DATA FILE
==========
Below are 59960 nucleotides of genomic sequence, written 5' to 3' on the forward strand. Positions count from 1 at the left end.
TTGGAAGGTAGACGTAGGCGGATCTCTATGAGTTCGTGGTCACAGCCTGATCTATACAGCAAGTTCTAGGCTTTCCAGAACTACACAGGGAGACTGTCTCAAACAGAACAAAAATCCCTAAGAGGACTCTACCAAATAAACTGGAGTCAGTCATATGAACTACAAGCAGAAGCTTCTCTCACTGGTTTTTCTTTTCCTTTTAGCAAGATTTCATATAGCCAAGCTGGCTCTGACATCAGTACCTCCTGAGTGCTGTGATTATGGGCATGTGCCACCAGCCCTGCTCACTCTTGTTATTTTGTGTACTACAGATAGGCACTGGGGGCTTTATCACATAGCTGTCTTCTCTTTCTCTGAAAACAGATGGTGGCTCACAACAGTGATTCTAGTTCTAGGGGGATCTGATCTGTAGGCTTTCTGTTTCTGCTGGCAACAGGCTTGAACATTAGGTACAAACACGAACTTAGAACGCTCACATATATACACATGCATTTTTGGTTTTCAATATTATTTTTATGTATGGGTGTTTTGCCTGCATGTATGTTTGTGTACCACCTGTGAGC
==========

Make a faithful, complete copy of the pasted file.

Below are 59960 nucleotides of genomic sequence, written 5' to 3' on the forward strand. Positions count from 1 at the left end.
TTGGAAGGTAGACGTAGGCGGATCTCTATGAGTTCGTGGTCACAGCCTGATCTATACAGCAAGTTCTAGGCTTTCCAGAACTACACAGGGAGACTGTCTCAAACAGAACAAAAATCCCTAAGAGGACTCTACCAAATAAACTGGAGTCAGTCATATGAACTACAAGCAGAAGCTTCTCTCACTGGTTTTTCTTTTCCTTTTAGCAAGATTTCATATAGCCAAGCTGGCTCTGACATCAGTACCTCCTGAGTGCTGTGATTATGGGCATGTGCCACCAGCCCTGCTCACTCTTGTTATTTTGTGTACTACAGATAGGCACTGGGGGCTTTATCACATAGCTGTCTTCTCTTTCTCTGAAAACAGATGGTGGCTCACAACAGTGATTCTAGTTCTAGGGGGATCTGATCTGTAGGCTTTCTGTTTCTGCTGGCAACAGGCTTGAACATTAGGTACAAACACGAACTTAGAACGCTCACATATATACACATGCATTTTTGGTTTTCAATATTATTTTTATGTATGGGTGTTTTGCCTGCATGTATGTTTGTGTACCACCTGTGAGC